There is also the Koken-Ki, built in the late 1930s by Tokyo Gas Company. Clean, lots of wing area, nose length seems doable. Silver & red color scheme. There is a fair amount on the internet. Try this one:  www.ne.jp/asahi/airplane/museum/koukenE.html

Didn't the French (Farman?) have one too?

Louis
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Work In Progress
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« Reply #5 on: November 14, 2017, 06:20:19 AM »

Are you enlarging the horizontal tail? With that high-camber airfoil and short moment arm I suspect it will benefit the model.
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Crabby
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« Reply #6 on: November 14, 2017, 12:14:22 PM »

I am wondering if a lifting tail would be advisable here to help with excess weight aft of the CG.
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The Threadkiller!
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« Reply #7 on: November 15, 2017, 01:22:43 PM »

Better to get the CG in the right place.
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flydean1
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« Reply #8 on: November 15, 2017, 07:14:31 PM »

Another long-winged plane which is modeled from time to time is the Beardmore Inflexible.  The name says it all.
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Crabby
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« Reply #9 on: November 15, 2017, 08:02:24 PM »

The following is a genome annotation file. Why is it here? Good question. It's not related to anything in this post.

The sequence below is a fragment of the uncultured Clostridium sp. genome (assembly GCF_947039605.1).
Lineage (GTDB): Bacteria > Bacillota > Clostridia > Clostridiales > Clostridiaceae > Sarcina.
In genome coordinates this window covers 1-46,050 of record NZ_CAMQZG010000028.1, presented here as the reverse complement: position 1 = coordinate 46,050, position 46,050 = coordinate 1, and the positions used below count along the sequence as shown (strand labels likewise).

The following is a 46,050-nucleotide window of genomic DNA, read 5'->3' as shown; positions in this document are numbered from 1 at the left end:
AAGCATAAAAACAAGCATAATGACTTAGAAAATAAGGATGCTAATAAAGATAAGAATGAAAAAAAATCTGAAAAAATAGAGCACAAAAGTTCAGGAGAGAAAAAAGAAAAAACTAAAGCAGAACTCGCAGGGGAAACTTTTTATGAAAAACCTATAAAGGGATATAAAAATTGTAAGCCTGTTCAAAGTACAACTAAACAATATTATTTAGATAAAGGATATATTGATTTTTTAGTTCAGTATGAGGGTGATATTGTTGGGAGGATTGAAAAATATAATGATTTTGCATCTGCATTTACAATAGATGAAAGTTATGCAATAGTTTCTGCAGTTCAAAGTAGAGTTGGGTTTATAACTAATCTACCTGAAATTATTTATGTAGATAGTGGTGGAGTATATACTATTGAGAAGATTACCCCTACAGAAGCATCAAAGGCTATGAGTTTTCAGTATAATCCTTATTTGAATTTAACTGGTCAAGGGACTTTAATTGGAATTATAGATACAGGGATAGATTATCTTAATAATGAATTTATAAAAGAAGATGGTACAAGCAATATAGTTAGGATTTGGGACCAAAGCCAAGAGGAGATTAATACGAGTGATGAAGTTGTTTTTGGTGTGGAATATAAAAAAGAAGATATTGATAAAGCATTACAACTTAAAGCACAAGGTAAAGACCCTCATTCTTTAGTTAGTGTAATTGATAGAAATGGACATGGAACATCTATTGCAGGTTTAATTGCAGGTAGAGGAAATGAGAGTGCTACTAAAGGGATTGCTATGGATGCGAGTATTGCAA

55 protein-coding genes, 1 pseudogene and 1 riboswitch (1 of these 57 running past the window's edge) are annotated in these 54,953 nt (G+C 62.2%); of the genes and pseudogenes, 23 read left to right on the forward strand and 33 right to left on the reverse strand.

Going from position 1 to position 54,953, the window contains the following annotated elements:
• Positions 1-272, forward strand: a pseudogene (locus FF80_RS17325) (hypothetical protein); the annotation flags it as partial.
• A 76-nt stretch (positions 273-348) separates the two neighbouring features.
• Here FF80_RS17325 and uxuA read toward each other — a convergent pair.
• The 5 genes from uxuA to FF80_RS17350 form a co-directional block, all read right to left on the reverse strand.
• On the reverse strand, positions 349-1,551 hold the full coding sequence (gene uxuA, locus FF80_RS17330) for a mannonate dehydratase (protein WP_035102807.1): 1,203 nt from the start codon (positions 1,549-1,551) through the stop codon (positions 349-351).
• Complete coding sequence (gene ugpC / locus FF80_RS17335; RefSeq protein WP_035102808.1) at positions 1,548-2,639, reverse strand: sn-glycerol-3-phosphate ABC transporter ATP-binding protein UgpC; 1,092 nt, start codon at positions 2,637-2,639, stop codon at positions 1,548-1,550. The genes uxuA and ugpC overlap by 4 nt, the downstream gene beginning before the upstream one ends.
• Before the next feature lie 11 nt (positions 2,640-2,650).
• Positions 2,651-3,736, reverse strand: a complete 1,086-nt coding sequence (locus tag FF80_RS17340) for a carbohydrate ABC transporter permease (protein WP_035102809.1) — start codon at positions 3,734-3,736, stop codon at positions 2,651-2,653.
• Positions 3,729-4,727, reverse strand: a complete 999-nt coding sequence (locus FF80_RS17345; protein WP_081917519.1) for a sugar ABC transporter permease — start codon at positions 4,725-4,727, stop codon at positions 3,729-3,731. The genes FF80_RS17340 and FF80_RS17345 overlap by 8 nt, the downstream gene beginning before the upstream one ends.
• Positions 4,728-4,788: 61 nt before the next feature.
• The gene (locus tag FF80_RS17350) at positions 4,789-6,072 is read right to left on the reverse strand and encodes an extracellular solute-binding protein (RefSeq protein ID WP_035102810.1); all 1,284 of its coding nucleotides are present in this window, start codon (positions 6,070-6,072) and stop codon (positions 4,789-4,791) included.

Not to stray off subject but the Bristol 138 is another one. How goes it so far Duncan?
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billdennis747
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« Reply #10 on: November 16, 2017, 02:57:10 AM »

Just so happens one was flying in Holland lat weekend. There will be a picture on the International indoor flying thread.
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Duncan McBride
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« Reply #11 on: November 17, 2017, 09:39:53 AM »

Hi to all.  Interesting ideas and some neat references.  I've calculated the tail volume, and it looks like I need to increase the size of the stab by about 28%.  Drawn up it doesn't look too weird because the wing is so huge.  I want to leave the stab leading edge where it is, so the extra length will require the fuselage to be lengthened a tad so the tailcone will end up where it should.  Hope that's ok.

Leaving for Palm Bay.  And the holidays are coming, so progress will be spotty. Excelsior!
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Re: Just look at that profile: Fairey Long Range Monoplane
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billdennis747
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« Reply #12 on: November 17, 2017, 10:36:33 AM »

I've calculated the tail volume, and it looks like I need to increase the size of the stab by about 28%.  
But using the alternative method of just looking at it, it doesn't need enlarging at all!
I was going to do a diesel version but after sizing it to hide the engine, it would be 8 foot span.
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Yak 52